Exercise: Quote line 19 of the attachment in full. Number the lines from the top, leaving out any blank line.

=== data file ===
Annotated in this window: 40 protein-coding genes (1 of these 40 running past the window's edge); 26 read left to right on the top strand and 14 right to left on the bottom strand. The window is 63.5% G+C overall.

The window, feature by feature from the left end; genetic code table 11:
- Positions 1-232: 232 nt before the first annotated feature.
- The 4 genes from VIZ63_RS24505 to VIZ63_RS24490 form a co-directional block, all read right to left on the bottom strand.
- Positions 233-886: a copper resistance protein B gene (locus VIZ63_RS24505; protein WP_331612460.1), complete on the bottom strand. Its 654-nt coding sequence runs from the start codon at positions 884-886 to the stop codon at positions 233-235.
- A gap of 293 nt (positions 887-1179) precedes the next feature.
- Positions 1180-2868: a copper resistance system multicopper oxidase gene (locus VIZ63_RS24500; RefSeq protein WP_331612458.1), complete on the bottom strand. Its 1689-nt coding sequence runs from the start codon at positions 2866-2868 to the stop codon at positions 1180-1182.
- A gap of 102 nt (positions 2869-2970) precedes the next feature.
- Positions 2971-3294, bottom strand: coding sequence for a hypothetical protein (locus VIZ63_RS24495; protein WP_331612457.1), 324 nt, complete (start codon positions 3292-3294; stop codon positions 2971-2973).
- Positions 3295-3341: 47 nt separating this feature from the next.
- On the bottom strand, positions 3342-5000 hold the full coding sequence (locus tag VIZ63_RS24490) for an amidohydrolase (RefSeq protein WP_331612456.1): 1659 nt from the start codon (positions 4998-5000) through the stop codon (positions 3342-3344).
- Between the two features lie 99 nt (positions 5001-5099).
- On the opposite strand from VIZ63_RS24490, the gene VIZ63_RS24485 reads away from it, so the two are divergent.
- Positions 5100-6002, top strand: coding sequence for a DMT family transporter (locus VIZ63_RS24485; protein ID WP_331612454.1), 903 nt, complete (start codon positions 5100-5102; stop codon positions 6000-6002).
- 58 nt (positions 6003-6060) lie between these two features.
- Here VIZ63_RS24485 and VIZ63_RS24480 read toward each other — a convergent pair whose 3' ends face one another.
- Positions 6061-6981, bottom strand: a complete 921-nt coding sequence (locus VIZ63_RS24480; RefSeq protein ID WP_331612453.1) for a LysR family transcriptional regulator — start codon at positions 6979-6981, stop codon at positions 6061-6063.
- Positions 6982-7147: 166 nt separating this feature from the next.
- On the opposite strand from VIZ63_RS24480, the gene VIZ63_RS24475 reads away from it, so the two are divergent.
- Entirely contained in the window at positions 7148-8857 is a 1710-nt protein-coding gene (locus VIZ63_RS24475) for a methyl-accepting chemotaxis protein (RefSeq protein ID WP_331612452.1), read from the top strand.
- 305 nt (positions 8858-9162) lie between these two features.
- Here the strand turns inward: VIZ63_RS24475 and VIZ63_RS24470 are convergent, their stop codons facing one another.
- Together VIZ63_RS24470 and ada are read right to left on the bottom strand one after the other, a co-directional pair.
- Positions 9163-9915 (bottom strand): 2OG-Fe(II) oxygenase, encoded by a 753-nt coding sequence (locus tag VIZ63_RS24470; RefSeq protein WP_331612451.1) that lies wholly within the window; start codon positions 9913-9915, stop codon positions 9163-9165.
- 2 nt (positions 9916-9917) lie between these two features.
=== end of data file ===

- On the opposite strand from VIZ63_RS24480, the gene VIZ63_RS24475 reads away from it, so the two are divergent.